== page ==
Wilma made quick work of solving that problem by talking to the night shift supervising nurse and getting the OK to visit him after hours when the lights were dimmed and there could be at least a hint of privacy, as private as something could be with occupied beds within six feet on both sides.  But for a few evenings at least there was time for holding hands and not simply sneaking brief touches and for some sweet kisses which were not much more than one would expect kissing good night at the door after a movie.  But it was more than they had ever had and it was enough.

And they vowed to write to one another every day and Wilma said she would call him as soon as he said he could have access to a phone.  They talked about how long it might be before he was through with rehabilitation and how soon he might be discharged and could return to Kansas and to her. They bravely made estimates of a short time of separation all the while knowing that neither had the slightest idea how long they might be separated.  

The very week that this was going on Germany surrendered on May 7 and May 8 and VE Day, Victory in Europe, was declared as May 8, 1945.  Neither Wilma nor Al paid much attention to this monumental date in history for the entire Western world.  All they knew was that the world which they were seeing take shape for the two of them was being torn apart by 2000 miles of separation. They vowed to each other that they would not let the miles keep them apart.

Wilma went to the hospital on that Monday morning expecting to say goodbye to Al, to hold his hand for just another moment before they placed him on the litter and carried him to the waiting ambulance which would take him back the Forbes Air Base and yet another plane to carry him to Tacoma, Washington.  But once again the Army proved more than either of them could control and he had been taken at five in the morning, long before she arrived.  When she got there around eight she walked over to his bed which was newly made up, sat in the chair beside it and laid her head on the scratchy blanket and wept.

To be continued……………

 

Your tags:

TIP:

Enter the amount, and click "Tip" to submit!
Recipient's email address:
Personal message (optional):

Your email address:

Comments

Type your comment below:
This is getting better and more interesting, eagerly awaiting the next installment...
Mesmerizing and bittersweet. A testament to old fashioned, enduring love.
Gasp! I feel like crying myself. How horrible. You are doing a beautiful job with this Monte.
"She saw herself first on a conquest of a young man who seemed indifferent to her substantial charms."

Great story Monte. I would say that the fact that it wasn't her outside that he was falling in love with played a big role in her attraction. All people want to be loved for what they have inside.

I look forward to more...

(rated)
You really know how to leave us hanging!!! This is so dramatic it should be made into a movie. Perhaps it will...
I LOVE a good love story! Thanks Monte.
Great piece Monte. Your description of a "Candy Striper" reminds me that we live on a different planet new.

BTW, which Executive Office did you work for ? I worked for Council on Wage and Price Stability under Carter.

Cheers,

bill
Moana, Cartouche, Dusty, Greg, and dcv: I owe a lot to you for sticking with this story and I appreciate it. I did not think it would have much, if any, appeal to others. The one thing I knew is that I am the last one left who remembers this story, told first hand to me, fact by fact revealed at various times by Al and Wilma. I was required to piece the story together from memory and though I have done that many times over the years, I had nowhere recorded it. That was the primary motivation for posting this story. Now at least a few people other than me and Sue, to whom I have told the story several times, will have at least known about it and them.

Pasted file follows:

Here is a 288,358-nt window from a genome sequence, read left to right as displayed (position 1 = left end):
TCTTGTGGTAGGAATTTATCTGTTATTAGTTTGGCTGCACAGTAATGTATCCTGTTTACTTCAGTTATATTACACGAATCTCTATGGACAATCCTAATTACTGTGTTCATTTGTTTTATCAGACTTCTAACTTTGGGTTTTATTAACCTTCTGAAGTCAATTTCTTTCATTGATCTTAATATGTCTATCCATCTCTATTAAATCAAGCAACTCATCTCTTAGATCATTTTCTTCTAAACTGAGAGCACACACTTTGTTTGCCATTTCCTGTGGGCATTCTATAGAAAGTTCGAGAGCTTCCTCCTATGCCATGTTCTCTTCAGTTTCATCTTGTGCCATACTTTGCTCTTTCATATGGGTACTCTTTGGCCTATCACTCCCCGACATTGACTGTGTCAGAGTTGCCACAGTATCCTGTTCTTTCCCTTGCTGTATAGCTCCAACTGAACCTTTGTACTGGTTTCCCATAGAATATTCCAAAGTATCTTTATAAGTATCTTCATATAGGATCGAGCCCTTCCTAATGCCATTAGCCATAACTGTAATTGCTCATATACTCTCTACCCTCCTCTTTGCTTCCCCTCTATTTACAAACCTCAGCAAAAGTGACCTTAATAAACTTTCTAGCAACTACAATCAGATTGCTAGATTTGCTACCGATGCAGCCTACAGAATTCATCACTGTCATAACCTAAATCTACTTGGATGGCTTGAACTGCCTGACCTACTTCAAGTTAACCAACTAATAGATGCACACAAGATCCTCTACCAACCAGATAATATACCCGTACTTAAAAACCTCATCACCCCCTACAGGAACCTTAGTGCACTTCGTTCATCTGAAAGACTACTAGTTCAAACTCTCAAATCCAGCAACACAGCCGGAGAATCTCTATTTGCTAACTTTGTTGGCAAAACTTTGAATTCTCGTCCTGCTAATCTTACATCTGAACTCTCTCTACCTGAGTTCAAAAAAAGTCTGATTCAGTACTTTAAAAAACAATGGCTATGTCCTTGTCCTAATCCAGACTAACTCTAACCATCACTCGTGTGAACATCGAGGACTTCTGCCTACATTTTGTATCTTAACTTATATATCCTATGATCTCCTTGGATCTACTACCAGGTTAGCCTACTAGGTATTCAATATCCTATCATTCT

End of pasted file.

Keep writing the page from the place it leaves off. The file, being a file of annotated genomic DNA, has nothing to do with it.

Bill, thank you for reading and commenting. I was in the Bureau of the Budget, July, 1963 to the end of the Johnson administration. I was there for only 5 months under Kennedy.

When Nixon came in he threatened to politicize the BOB down through the GS 15 level. I was a GS 14 at the time and so I moved to a GS 15 position in BLM, Interior. Ironically, Nixon did not politicize the BOB further and I could have stayed in BOB longer. But, in the end it was better that I moved on.

Monte
Your family will treasure this, Monte. Thanks for sharing with us as well.
Thanks, Laurel. Blogging was something I never thought I would do but it has given me both a place to record some family history that would be totally lost if I did not record it somewhere, and an incentive to do it.

Monte
You are very sweet to say so, Kay. I will post Part IV this evening.

Monte
Monte,
I'm a little late to the story, but this is another great installment. You definitely have me sitting next to the couple. I almost feel like I'm eavesdropping and I know I shouldn't, but hey, I'm only human.
This is surely some of, if not, your best work I've read here and that is saying a lot!
Thanks, so much, Mike. And while I am not objective about this story at all, I do agree that this is some of my best work here on OS.

It certainly is not of the writing quality that it could be if I were doing a short story for paid publication. I spend no more than an hour or two typing out each chapter and another hour editing and rewriting. But for the "quick and dirty" style of blog writing that I do here, I agree it is some of my best. Thanks for thinking so.

Monte
Thanks Cindy. You almost make me wish that I had finished the next two Chapters I will be posting before too long.

Monte
I am in tears... I don't him to go.. Okay I am hooked on this story bad time and I love it.. You tell such a great story and you are such an awesome writter.
Sorry it took me so long to get out here to read part II.. Had my grandson yesterday, I wanted to read it without interruptions..Okay off to get tissues and to read part 4..
Thank you for wonderful love story.
Glad you are liking it fireeyes. Sorry for the tears. ;-)

Monte
"...unfolding their most intimate thoughts and dreams to each other like the slow opening of a flower in the spring sunlight..." Really nice simile.

This story is just so lovely and romantic. Happy, wistful sigh.
Thank you, Annette, I am glad you are enjoying it.

Monte
Beautifully written and heart-wrenching.
Thanks, Buffy. There are ups and downs in this story, like all of life. Hopefully you will feel a bit uplifted soon.

Monte